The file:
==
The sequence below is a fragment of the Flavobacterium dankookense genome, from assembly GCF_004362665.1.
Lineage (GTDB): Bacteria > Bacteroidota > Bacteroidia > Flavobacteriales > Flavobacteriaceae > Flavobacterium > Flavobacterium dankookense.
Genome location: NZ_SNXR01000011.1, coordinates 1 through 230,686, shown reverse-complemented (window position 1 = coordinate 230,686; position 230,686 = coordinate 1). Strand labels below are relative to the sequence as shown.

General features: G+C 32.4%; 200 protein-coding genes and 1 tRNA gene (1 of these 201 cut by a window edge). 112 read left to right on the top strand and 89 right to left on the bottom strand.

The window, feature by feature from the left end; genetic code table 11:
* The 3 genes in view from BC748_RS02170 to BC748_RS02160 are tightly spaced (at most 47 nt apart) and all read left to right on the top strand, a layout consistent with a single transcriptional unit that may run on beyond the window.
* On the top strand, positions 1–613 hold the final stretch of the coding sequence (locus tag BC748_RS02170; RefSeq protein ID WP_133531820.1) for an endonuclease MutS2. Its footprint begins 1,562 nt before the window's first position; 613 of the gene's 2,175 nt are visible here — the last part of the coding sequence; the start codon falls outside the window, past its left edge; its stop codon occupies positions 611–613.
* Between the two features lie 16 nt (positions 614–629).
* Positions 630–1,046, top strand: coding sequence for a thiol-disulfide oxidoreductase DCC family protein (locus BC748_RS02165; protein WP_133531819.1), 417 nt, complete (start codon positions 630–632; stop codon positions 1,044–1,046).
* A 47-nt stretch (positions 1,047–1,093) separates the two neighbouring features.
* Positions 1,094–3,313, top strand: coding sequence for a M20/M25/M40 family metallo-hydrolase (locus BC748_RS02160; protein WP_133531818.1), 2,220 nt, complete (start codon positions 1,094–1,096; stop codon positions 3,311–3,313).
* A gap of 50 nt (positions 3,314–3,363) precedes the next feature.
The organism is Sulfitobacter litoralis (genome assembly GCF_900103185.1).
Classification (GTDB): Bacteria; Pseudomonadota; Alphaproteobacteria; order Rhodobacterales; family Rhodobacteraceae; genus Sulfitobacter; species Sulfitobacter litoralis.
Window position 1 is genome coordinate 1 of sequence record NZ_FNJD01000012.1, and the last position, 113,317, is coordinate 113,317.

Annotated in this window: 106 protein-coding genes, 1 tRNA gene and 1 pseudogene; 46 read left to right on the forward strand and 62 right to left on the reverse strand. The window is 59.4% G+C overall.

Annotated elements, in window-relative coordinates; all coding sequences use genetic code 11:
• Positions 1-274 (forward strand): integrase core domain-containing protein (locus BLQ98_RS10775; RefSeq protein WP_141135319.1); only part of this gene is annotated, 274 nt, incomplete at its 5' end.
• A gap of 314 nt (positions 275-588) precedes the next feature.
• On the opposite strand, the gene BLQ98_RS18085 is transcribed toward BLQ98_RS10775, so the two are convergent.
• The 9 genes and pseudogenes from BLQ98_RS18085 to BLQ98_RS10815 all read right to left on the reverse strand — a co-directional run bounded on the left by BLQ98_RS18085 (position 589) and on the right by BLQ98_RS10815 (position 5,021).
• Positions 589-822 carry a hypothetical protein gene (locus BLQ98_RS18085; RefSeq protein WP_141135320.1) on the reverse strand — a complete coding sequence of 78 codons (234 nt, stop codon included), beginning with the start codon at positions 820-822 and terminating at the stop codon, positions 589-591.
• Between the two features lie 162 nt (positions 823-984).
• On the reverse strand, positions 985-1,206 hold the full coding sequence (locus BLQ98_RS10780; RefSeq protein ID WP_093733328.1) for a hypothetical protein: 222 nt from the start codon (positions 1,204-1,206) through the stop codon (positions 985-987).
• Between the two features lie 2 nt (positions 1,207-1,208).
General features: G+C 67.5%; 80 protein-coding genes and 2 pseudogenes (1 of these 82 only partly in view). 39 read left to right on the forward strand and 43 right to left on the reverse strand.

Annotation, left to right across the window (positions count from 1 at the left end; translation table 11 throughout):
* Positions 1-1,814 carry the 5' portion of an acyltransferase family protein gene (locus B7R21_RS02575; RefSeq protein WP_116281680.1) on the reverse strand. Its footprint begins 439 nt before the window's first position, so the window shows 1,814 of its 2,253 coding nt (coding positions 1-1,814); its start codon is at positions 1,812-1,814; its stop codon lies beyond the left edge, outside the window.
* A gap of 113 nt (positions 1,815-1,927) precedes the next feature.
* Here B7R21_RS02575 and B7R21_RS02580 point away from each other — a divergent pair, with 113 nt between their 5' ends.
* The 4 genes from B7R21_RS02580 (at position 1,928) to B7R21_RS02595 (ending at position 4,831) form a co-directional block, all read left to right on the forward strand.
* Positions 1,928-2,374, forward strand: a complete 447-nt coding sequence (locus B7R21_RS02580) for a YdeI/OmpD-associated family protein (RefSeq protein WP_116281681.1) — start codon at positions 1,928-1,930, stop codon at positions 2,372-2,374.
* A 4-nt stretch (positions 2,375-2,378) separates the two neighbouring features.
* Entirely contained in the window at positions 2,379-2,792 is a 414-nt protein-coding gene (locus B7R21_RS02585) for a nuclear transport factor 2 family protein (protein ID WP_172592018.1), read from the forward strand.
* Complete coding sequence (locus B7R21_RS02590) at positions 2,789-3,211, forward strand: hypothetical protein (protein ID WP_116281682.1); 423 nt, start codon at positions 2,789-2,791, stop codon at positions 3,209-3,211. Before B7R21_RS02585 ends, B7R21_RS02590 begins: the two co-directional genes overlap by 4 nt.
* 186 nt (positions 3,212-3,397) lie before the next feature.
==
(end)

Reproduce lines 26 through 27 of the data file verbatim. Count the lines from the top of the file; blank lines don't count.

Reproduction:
General features: G+C 67.5%; 80 protein-coding genes and 2 pseudogenes (1 of these 82 only partly in view). 39 read left to right on the forward strand and 43 right to left on the reverse strand.

Annotation, left to right across the window (positions count from 1 at the left end; translation table 11 throughout):